A researcher at Arizona State University has discovered how to control multiple robotic drones using the human brain.
A controller wears a skull cap outfitted with 128 electrodes wired to a computer. The device records electrical brain activity. If the controller moves a hand or thinks of something, certain areas light up.
“I can see that activity from outside,” said Panagiotis Artemiadis (pictured above), director of the Human-Oriented Robotics and Control Lab and an assistant professor of mechanical and aerospace engineering in the School for Engineering of Matter, Transport and Energy in the Ira A. Fulton Schools of Engineering. “Our goal is to decode that activity to control variables for the robots.”
If the user is thinking about decreasing cohesion between the drones — spreading them out, in other words — “we know what part of the brain controls that thought,” Artemiadis said.
A wireless system sends the thought to the robots. “We have a motion-capture system that knows where the quads are, and we change their distance, and that’s it,” he said.
Up to four small robots, some of which fly, can be controlled with brain interfaces. Joysticks don’t work, because they can only control one craft at a time.
“You can’t do something collectively” with a joystick, Artemiadis said. “If you want to swarm around an area and guard that area, you cannot do that.”
To make them move, the controller watches on a monitor and thinks and pictures the drones performing various tasks.
Artemiadis has been working on the brain-to-machine interface since he earned his doctorate in 2009, specifically neural interfaces with robot hands and arms.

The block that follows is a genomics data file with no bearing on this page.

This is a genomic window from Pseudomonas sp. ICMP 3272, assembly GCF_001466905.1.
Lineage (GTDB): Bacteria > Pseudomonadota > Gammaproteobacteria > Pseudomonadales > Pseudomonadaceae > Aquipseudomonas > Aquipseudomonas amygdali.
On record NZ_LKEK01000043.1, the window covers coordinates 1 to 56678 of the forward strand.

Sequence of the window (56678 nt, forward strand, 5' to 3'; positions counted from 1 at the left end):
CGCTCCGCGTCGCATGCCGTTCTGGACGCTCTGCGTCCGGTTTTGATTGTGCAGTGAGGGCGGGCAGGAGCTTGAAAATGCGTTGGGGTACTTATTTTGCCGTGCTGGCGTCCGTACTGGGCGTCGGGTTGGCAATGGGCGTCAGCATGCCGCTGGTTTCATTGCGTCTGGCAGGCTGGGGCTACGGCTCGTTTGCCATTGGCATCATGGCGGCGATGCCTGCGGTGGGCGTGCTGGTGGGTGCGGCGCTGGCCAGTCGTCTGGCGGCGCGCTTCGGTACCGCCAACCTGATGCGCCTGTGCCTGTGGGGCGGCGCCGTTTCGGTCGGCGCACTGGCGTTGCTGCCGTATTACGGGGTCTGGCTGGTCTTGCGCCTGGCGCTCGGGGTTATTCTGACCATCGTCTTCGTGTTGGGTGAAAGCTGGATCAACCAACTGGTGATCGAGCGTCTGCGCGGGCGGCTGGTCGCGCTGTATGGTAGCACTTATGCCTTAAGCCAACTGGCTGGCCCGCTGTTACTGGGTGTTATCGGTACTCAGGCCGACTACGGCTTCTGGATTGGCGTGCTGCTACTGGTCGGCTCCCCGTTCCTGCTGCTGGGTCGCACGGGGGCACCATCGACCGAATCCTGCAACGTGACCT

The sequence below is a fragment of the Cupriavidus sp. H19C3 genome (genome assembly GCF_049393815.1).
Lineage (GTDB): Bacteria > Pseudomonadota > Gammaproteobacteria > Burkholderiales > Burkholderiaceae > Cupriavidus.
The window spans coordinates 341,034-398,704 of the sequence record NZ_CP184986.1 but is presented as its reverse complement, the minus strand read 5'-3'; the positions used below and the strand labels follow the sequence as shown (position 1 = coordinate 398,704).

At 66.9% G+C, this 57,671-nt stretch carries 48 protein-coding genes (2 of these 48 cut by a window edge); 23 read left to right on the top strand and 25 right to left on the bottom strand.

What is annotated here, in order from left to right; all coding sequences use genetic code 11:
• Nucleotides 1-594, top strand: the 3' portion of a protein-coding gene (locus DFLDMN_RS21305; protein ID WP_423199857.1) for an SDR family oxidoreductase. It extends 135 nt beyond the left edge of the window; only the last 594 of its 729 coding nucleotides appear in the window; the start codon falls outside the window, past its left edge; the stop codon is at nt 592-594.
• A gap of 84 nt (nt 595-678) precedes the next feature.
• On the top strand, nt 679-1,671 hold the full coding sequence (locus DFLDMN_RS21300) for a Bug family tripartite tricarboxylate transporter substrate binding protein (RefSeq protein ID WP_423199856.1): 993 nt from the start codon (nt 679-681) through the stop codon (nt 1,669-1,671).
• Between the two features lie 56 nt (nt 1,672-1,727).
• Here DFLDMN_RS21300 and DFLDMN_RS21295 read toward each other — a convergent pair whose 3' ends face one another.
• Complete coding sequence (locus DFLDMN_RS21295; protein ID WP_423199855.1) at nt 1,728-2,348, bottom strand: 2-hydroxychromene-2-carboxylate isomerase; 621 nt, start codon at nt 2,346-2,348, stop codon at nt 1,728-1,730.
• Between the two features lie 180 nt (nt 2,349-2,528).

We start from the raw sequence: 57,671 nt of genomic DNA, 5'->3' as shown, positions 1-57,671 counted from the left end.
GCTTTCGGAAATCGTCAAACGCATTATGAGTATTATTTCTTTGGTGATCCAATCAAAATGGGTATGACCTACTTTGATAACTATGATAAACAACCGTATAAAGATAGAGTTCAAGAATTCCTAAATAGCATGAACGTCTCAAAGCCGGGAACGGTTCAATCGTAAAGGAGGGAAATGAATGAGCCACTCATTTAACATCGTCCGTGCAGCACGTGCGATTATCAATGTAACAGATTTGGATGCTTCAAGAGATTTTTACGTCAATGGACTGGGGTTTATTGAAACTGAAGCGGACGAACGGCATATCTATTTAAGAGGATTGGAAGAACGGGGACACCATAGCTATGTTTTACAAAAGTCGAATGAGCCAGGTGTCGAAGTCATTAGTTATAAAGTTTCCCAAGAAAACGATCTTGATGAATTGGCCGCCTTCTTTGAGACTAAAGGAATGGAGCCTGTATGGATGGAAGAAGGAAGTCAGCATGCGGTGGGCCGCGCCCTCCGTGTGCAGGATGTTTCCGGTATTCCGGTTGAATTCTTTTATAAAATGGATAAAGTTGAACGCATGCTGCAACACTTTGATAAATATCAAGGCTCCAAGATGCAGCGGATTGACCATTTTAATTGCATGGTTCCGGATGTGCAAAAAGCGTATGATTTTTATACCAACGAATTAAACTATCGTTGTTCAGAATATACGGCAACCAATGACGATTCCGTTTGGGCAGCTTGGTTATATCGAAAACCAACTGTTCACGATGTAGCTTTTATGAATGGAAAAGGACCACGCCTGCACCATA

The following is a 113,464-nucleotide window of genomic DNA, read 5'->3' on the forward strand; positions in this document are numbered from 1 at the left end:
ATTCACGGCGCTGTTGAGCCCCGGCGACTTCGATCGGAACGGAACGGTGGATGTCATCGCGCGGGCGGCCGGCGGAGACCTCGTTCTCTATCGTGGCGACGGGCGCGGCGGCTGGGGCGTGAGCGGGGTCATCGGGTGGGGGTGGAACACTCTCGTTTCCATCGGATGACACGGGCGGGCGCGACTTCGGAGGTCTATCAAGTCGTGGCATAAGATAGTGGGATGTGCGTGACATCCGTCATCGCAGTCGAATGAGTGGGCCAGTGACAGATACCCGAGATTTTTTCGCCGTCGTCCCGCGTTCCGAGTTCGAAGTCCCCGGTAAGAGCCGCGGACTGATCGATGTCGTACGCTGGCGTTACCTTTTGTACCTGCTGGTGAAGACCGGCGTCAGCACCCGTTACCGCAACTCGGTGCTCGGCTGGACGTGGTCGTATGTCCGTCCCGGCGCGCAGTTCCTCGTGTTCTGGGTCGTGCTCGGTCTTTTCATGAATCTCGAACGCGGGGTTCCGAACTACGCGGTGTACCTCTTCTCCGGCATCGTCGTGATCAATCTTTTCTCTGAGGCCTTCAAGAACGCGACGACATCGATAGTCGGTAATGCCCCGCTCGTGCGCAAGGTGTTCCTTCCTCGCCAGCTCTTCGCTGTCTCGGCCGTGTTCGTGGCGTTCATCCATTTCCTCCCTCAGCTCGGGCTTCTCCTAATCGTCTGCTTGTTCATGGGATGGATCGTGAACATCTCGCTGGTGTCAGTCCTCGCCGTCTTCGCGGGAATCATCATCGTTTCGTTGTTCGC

“During the last two to three decades there has been a lot of research on single brain/machine interface, where you control a single machine,” he said.
A few years ago, he had the idea to go to a lot of machines. It’s part of a trend in robotics and space exploration: Instead of building one giant expensive machine or plane or spacecraft, researchers build a lot of little cheap ones.
“If you lose half of them, it doesn’t really matter,” Artemiadis said.
He already knew what area of the brain controlled what motions. One discovery jumped out at him.
“I was surprised the brain cares about swarms and collective behaviors,” he said.
“What I didn’t know — or hypothesized — is that the brain cares about things we are not doing ourselves,” he added. “We don’t have a swarm we control. We have hands and limbs and all that stuff, but we don’t control swarms.”
In other words, our brains are not used to all of our fingers and toes running off on their own and then returning.
“I was surprised the brain cares about that, and that the brain can adapt,” he said.
He worked with Air Force pilots on this; the two-year project was funded by the Defense Advanced Research Projects Agency of the U.S. Department of Defense and the Air Force. The pilots were skeptical. Their main objection was what would happen if they thought of something else while controlling the drones.
Artemiadis said controllers have to stay focused. If it’s close to lunch and all you can think about it is pizza, it doesn’t work. Fatigue and stress also play a part. Artemiadis said he can tell when subjects are tired or need a break.
“We tell the subject to think of two things,” he said. “Focus on breathing, or we tell them to imagine closing their left hand into a fist.”
Each subject is different. The system has to be calibrated to individual controllers, and it has to be done every day, because brain signals change from day to day.
The next step in Artemiadis’ research is multiple people controlling multiple robots. He plans to move to a much larger experimental space to refine the proof of concept. In the future, he sees drone swarms performing complex operations, such as search-and-rescue missions.